Greg, NOT going after Leno becuase he’s a big shot would be a PR disaster for the guild.
    I was disappointed in his decision, too. What exactly can the WGA do to him?

  5. Dusty,
    I was just thinking the same thing – politicians and reality show participants and athletes will be on all the time. Maybe people should turn off the tube and start reading again!

  6. He doesn’t have time to take a class because he has a real job. How does he think “real” writers became writers. Because they worked at it every spare moment they could find.

  7. Regarding “The WGA is on strike. Jay Leno is a WGA member. He wrote for his show. It’s open-and-shut.”
    It isn’t open & shut .. it seems quite clear that Leno is **NOT** breaking the WGA rules.
    The WGA constitution is quite detailed on what their rules can, and can’t cover.
    For example, they can’t stop a member such as Leno writing blog entries and articles for newspapers, because the WGA doesn’t cover that kind of writing. These are things that can be done without breaking the rules because the WGA constitution is clear that it simply doesn’t cover that type of writing.
    To quote the WGA agreement, there is also another type of writing that isn’t covered:
    “.. material written by the person who delivers it on the air unless such person has written material for delivery by another person as well as by himself/herself on that particular program”
    (See Article 1.A.5)
    There are more disclaimers, but it seems pretty clear that the WGA’s own rules (that were voted on by the membership) don’t prevent any person (member or otherwise) going on TV and presenting their own material.
    As long as Jay Leno doesn’t write lines for anyone else on the show, he is allowed to write his own material (even during a strike).
    If the WGA doesn’t like that, they can rewrite the rules, and put the new rules to a vote. But until then, it seems clear.

  8. That’s interesting about Leno, Mark. I thought it seemed odd that he was getting cited before.
    What about writing novels if you’re a WGA member – is that covered as an exception as well?

  9. I haven’t seen “No Country for Old Men.” But I sure have heard about it. And this made me wonder about, in comparison, mysteries vying for the Edgar Awards. Here’s a short list of all the contests “No Country” won before the Academy Awards. There’s the: New York Film Critics Circle, Boston Film Critics, Toronto Film Critics, Phoenix Film Critics, San Diego Film Critics, Oklahoma Film Critics, National Board of Review, Washington D.C. Film critics, Dallas-Fort Worth Film Critics, Florida Film Critics, Las Vegas Film Critics, Southeastern Film Critics, Film Comment Critics’ Poll, Chicago Film Critics, Detroit Film Critics Society, St. Louis Film Critics, Utah Film Critics, and the Alliance of Women Film Journalists. These total 18, and this is the short list. In all, and counting, “No Country” has appeared on over 250 top ten lists. These include Time magazine, Rolling Stone, USA Today, The Miami Herald, Variety and AP to name a few. Oh. And the Golden Globes.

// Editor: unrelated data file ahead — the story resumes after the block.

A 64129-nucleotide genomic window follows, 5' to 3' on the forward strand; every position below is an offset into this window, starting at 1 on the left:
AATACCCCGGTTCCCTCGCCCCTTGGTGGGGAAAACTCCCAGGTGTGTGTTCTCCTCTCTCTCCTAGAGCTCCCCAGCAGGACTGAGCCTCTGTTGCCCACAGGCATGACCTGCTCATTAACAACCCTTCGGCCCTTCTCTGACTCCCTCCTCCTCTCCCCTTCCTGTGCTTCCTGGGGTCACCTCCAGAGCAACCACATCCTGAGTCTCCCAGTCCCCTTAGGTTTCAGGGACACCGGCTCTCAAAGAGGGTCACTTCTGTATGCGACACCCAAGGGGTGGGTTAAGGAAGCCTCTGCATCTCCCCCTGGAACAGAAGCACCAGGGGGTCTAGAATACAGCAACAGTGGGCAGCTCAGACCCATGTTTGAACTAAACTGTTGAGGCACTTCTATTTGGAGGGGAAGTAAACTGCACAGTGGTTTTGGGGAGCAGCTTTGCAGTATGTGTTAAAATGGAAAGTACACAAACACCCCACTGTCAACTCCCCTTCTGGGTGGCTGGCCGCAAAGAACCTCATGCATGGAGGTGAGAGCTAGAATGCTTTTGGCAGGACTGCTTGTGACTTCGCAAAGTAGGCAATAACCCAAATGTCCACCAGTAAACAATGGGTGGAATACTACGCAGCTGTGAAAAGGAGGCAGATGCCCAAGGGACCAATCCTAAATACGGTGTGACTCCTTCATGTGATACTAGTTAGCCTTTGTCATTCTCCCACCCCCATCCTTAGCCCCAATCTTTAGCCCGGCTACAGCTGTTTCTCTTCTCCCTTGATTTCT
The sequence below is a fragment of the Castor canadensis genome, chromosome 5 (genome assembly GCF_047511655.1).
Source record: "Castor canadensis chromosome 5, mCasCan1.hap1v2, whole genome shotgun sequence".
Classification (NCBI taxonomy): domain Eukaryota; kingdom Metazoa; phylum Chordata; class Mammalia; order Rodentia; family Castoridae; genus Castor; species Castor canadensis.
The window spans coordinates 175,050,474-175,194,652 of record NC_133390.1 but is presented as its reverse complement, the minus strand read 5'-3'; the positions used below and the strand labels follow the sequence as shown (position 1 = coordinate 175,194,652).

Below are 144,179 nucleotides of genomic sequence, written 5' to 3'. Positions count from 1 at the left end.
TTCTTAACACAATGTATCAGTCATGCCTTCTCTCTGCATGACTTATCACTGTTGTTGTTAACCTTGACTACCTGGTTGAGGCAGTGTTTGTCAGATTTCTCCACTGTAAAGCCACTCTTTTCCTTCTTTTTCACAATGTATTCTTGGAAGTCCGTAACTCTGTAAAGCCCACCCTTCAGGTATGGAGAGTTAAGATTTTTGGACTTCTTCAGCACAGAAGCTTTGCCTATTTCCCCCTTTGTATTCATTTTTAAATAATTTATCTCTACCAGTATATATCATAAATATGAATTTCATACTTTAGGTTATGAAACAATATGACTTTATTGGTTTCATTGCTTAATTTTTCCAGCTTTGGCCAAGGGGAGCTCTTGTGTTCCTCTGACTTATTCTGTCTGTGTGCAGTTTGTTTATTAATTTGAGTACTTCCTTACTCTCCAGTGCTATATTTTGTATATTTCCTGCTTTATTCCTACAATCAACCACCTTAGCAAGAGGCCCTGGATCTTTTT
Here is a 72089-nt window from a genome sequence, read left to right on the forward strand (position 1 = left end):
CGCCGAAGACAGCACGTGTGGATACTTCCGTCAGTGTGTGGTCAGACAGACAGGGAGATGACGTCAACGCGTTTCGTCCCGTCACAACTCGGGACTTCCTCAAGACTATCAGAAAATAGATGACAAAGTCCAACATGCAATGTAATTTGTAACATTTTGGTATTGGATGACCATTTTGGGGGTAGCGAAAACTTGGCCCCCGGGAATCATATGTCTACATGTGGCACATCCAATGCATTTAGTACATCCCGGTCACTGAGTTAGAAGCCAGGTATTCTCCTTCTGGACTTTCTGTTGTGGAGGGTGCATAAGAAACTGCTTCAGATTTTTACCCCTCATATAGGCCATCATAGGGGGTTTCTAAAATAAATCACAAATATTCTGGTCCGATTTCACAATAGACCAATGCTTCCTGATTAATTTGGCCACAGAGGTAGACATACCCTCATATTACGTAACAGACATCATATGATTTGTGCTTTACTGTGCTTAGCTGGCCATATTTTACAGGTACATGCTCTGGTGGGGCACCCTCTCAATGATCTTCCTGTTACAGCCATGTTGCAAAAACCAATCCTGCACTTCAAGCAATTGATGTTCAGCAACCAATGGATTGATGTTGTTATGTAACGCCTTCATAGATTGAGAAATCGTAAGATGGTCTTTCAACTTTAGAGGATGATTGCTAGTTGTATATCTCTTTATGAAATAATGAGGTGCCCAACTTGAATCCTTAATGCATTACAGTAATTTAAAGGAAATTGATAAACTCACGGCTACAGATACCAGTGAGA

This kind of buzz, that builds, is obviously a great thing films have going for them.
    What about the Edgars? Fans and critics read the books and should be able to vote for their choices, I would argue, in a series of escalating contests. Imagine a writer winning a city-wide contest. Then a state-wide contest. Then a regional contest. Then a national contest. Then an international contest. Wow. And all the way along, there are galas and parties and buzz and controversy building excitement.
    It seems to me that the Producers of the films are the ones who make the effort to get all these film contests going. It seems that Writers should do the same with the Edgars, or some other award to be created. A Canadian writer, Jane Urquhart, won the French Award for Best International Novel, I think it was called, and she received the instant attention of readers around the world. Does the White House or the Congress do the same for us?
    Anyway, I’m sure glad that “No Country” is having some success. It is creating, maybe, a blueprint for others to follow.